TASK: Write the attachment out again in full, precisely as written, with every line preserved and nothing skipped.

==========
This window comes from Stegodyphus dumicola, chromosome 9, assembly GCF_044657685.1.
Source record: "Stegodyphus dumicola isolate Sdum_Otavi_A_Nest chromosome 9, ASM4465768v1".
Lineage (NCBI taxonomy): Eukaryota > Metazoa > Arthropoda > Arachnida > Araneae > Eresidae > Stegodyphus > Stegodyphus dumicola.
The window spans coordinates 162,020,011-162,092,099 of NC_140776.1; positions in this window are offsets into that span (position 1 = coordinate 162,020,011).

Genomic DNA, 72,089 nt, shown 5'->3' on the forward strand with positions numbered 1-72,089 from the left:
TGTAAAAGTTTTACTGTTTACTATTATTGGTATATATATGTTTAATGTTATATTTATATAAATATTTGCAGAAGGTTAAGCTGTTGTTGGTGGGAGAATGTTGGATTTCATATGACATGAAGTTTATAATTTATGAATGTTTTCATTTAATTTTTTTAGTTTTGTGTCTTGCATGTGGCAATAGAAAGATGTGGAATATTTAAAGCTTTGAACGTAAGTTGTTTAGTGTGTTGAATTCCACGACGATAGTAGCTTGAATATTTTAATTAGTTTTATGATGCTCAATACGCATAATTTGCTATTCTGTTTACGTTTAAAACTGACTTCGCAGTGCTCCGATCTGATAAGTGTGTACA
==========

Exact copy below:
This window comes from Stegodyphus dumicola, chromosome 9, assembly GCF_044657685.1.
Source record: "Stegodyphus dumicola isolate Sdum_Otavi_A_Nest chromosome 9, ASM4465768v1".
Lineage (NCBI taxonomy): Eukaryota > Metazoa > Arthropoda > Arachnida > Araneae > Eresidae > Stegodyphus > Stegodyphus dumicola.
The window spans coordinates 162,020,011-162,092,099 of NC_140776.1; positions in this window are offsets into that span (position 1 = coordinate 162,020,011).

Genomic DNA, 72,089 nt, shown 5'->3' on the forward strand with positions numbered 1-72,089 from the left:
TGTAAAAGTTTTACTGTTTACTATTATTGGTATATATATGTTTAATGTTATATTTATATAAATATTTGCAGAAGGTTAAGCTGTTGTTGGTGGGAGAATGTTGGATTTCATATGACATGAAGTTTATAATTTATGAATGTTTTCATTTAATTTTTTTAGTTTTGTGTCTTGCATGTGGCAATAGAAAGATGTGGAATATTTAAAGCTTTGAACGTAAGTTGTTTAGTGTGTTGAATTCCACGACGATAGTAGCTTGAATATTTTAATTAGTTTTATGATGCTCAATACGCATAATTTGCTATTCTGTTTACGTTTAAAACTGACTTCGCAGTGCTCCGATCTGATAAGTGTGTACA